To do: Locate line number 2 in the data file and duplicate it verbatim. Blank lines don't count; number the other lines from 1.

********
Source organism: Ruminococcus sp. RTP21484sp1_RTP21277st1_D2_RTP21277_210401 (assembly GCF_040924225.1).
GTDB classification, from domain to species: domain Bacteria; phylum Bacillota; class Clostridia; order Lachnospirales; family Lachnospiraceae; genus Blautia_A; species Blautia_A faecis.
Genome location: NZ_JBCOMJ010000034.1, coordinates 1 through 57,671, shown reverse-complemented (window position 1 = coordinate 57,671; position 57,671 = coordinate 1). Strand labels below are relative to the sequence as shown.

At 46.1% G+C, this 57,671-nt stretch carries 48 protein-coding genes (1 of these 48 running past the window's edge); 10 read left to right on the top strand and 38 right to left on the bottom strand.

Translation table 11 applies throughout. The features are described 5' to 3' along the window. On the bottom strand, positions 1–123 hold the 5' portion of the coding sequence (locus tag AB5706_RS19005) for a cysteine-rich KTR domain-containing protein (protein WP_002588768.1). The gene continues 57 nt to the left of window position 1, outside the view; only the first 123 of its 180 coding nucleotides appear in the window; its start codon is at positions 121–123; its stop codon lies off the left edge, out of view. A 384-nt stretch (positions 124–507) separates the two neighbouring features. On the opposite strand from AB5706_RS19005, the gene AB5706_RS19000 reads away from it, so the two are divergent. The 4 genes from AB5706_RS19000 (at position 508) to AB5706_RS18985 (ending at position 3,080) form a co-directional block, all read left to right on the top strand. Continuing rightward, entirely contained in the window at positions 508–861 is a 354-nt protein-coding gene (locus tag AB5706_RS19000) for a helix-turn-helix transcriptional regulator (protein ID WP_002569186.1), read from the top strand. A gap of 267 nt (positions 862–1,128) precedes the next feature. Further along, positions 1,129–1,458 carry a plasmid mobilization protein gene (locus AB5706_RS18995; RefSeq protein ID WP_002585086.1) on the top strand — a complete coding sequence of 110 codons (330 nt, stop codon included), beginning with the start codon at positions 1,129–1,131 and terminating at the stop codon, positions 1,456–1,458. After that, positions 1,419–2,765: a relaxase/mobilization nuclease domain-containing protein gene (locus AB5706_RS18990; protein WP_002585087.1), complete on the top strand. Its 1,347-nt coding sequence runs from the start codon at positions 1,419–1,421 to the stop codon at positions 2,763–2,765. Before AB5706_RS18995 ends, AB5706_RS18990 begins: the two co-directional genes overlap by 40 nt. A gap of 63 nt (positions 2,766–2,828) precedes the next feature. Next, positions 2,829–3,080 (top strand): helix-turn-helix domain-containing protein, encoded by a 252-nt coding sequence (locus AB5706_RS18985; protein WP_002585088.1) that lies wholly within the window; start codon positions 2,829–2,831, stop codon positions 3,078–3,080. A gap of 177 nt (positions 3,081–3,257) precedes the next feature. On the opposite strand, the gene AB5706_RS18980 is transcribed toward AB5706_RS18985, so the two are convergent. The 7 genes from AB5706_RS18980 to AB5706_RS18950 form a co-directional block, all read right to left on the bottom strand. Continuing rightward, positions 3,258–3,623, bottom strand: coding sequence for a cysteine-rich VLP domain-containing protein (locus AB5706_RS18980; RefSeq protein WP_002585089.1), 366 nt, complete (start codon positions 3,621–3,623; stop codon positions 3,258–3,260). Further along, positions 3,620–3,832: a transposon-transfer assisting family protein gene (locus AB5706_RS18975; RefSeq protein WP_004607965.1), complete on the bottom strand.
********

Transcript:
GTDB classification, from domain to species: domain Bacteria; phylum Bacillota; class Clostridia; order Lachnospirales; family Lachnospiraceae; genus Blautia_A; species Blautia_A faecis.